Tri-Peaks Literature Review on Effective Collaboration Between Non-Government organisations

Families and parenting, Collaboration, Interagency Collaboration, Literature Review

This summary report from the Tri-Peaks Initiative highlights the key elements of effective collaboration between non-government organisations. It summarises the key enablers to collaboration, as well as the barriers that prevent collaboration (and some of the possible solutions to these). It also outlines the literature on how to measure the impact of these collaborations on the lives outcomes for children, young people and families. The Tri-Peaks Initiative is a collaboration between the Centre for Excellence in Child and Family Welfare (CFECFW), Victorian Alcohol and Drug Association (VADA) and the Victorian Healthcare Association (VHA).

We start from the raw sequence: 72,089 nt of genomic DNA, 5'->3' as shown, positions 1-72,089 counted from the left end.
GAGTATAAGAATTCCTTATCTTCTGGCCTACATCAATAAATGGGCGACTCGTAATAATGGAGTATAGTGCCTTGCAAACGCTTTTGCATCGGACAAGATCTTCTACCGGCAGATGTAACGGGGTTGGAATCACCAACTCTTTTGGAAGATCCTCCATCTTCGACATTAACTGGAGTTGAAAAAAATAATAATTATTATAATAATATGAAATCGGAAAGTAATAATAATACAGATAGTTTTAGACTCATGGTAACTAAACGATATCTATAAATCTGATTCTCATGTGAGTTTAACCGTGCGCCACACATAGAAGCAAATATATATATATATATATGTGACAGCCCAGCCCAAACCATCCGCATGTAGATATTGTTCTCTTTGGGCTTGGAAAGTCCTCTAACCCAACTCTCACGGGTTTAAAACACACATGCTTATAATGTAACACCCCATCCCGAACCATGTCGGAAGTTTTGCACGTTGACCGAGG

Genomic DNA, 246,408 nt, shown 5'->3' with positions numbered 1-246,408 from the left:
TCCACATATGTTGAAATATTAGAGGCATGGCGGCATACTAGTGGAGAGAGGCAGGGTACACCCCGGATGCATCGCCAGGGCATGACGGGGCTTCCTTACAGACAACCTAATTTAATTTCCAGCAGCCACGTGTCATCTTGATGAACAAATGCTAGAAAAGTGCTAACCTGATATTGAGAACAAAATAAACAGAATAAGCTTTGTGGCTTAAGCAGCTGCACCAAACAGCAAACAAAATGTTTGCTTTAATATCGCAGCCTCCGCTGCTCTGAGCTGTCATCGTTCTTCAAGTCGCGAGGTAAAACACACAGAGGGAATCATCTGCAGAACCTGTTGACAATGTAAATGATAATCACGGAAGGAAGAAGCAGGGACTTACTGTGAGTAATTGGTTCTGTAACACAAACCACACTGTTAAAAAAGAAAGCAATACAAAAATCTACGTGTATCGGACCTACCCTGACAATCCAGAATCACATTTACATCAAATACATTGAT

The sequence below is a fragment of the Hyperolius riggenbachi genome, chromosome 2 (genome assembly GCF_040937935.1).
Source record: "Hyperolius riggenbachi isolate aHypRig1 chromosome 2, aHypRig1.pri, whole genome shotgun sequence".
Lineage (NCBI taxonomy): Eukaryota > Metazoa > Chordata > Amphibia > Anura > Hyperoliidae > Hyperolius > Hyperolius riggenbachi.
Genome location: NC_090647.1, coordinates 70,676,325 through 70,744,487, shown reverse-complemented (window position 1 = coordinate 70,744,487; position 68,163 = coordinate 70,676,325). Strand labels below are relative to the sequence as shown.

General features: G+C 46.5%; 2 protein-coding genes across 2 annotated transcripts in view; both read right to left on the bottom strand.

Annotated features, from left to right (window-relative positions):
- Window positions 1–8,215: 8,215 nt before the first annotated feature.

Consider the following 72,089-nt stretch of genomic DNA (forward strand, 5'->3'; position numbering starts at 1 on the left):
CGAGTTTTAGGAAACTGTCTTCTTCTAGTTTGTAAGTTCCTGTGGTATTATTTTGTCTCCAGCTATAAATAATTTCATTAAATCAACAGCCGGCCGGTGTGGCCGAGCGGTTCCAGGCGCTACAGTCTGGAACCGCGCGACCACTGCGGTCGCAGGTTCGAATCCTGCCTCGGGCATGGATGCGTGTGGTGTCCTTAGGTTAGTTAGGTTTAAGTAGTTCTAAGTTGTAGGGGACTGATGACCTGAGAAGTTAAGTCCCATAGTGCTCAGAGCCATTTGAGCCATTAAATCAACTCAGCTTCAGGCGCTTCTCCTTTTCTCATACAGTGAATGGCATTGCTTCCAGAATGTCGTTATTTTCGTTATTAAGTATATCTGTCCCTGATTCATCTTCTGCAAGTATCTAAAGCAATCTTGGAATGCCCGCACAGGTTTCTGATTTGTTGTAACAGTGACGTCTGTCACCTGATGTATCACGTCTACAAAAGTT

Understanding and applying the Aboriginal and Torres Strait Islander child placement principle: A resource for legislation, policy, and program development

Aboriginal and Torres Strait Islander, Safety and wellbeing

To support the implementation of the Aboriginal and Torres Strait Islander Child Placement Principle, SNAICC is producing a series of resources. The first is a guide to understanding and applying the principle, including definitions of the core elements and guidance on the best-practice approach to implementing them. The resource draws on the research evidence base and on the guidance of Aboriginal and Torres Strait Islander leaders in the child and family services sector.